I suppose we were bound to address this question eventually. You simply cannot be an advocate without being some sort of leader. That just goes with the job. But what is a leader? That term gets thrown around more than a beach ball at a summer concert, yet we never really stop and take the time to define what it means.
I used two articles to decide on this, the first being How Do You Know If You’re a Teacher Leader? by Precious Crabtree, and the second being How to Become a Teacher Advocate by Jessica Cuthbertson. May I just say… wow? These women really took the time to look at what being a leader as a teacher really means and how we as teachers can go about it.
Crabtree makes an observation right off that I think affects a lot of us-“…as a young teacher I didn’t realize my voice mattered – but even if I had, I would have been afraid to use it.” We are so often afraid to really speak up when it comes to issues that need to be solves. I know I often wonder what people will think, what will they say, what if I am wrong, what if things do not change, what if I end up going about things the wrong way, what if I just make it worse? Such are the questions a lot of us face when we are asked to stand up for something or make our opinions known. We worry about being accepted, and less about actually making the change. “Because teachers tend to draw their professional identity from those around them –- how administrators, parents, even community members respond to them — they don’t always recognize their own leadership qualities, much less look for opportunities to use them,” Crabtree states.
Yet we have so much power to really speak! We have the opportunity to open up new realms of information and open the public’s eyes to what we really do! We have the chance to be Teachers as Advocates. But how do we do this? Being told we can is one thing. Actually doing it is quite another.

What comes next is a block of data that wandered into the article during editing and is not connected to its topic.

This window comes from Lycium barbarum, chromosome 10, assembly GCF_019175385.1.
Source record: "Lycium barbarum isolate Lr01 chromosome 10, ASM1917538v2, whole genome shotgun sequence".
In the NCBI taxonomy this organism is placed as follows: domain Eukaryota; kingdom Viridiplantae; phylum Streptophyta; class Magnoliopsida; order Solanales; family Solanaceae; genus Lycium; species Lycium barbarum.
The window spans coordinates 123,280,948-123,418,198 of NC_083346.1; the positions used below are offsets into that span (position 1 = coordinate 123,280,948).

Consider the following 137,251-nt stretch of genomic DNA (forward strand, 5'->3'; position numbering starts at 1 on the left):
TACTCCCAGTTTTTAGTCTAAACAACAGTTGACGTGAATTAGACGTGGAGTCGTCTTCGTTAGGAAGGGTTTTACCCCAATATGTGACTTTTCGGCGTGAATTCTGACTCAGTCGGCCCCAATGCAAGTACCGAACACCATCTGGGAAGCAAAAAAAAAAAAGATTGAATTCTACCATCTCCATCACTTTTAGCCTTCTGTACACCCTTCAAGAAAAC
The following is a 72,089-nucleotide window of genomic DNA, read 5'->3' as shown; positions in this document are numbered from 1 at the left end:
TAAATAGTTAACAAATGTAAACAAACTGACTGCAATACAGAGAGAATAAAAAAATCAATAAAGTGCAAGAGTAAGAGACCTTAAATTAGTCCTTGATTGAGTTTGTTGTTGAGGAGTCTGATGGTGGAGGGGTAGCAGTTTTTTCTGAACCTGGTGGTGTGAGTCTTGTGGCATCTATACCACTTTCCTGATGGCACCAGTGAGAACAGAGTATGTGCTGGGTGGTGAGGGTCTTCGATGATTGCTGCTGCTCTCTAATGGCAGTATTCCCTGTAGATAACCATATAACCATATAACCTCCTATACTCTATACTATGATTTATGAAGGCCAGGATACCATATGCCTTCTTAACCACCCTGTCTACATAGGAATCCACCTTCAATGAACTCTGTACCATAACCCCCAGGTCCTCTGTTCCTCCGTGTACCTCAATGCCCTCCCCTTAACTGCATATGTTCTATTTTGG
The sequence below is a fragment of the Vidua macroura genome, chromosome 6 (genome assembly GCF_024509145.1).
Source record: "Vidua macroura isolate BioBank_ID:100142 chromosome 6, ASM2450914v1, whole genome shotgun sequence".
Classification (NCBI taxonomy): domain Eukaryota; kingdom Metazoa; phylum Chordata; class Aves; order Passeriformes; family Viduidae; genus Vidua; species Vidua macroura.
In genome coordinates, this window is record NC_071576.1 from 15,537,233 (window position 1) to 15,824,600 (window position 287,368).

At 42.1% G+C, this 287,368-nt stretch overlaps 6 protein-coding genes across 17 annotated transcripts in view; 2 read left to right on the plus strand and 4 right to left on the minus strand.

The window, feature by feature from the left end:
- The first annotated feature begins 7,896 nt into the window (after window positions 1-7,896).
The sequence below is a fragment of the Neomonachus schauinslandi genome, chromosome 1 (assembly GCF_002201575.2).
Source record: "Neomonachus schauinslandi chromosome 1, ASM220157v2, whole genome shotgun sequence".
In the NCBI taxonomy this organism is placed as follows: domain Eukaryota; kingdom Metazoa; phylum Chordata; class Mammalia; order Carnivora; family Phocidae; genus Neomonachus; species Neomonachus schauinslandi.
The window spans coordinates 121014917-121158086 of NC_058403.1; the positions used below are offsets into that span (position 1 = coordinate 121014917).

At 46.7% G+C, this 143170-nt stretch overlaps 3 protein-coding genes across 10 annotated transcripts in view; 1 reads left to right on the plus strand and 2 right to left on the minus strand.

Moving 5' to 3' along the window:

Cuthbertson helps shed some light on that in her article. She makes it clear from the very beginning that this takes passion- “We do this because we love teaching and learning. We do this because we believe all students regardless of zip code deserve a high-quality education. We do this because we love our students, care about the future of the profession, and want to improve our schools. We do this in spite of magazine covers that show a gavel positioned over an apple and feature rhetoric that attempts to deprofessionalize our work by labeling us “rotten” or ineffective.” We do this because we love what we do. It is that passion that makes a teacher an effective advocate. This is not something one can do half-heartedly. You must jump in and go all the way with it.
This leads right into the steps Cuthbertson gives to become a Teacher Advocate. Her first step is “Mentality Matters.” You have to want this, and not just because the job asks for it. A good advocate is genuine about their passion and what they want to happen.The second step is getting connected. A revolution does not happen with just one person. You need others to see what you are doing and get on board with it! Next, go to social media. “Tweet All About It” by posting, hashtag-ing, sharing, Tweeting, blogging, or whatever else you do. Social media is quickly becoming the fastest way to spread information. Why not take advantage of that by putting what you have to say out there? Finally, look at “The Other PTA-Parent-Teacher Advocates.” Being a parent as well as teacher can be one of your greatest tools. I myself am not a parent, nor do I plan on becoming one for quite some time, but being a teacher as well as a parent in the system allows you to have a very unique perspective on what is happening.
What it all comes down to is this-a leader is someone who dares to speak out. You are not being asked to be the face of a revolution or to start something beyond huge, but you have the power to draw attention to an issue that might otherwise have been overlooked or misinterpreted. Being an advocate in this sense is leadership. You just have to speak up! Make sure you are doing what you are doing for the right reasons, and then fight for it in whatever way seems best to you. Be a leader by being an advocate!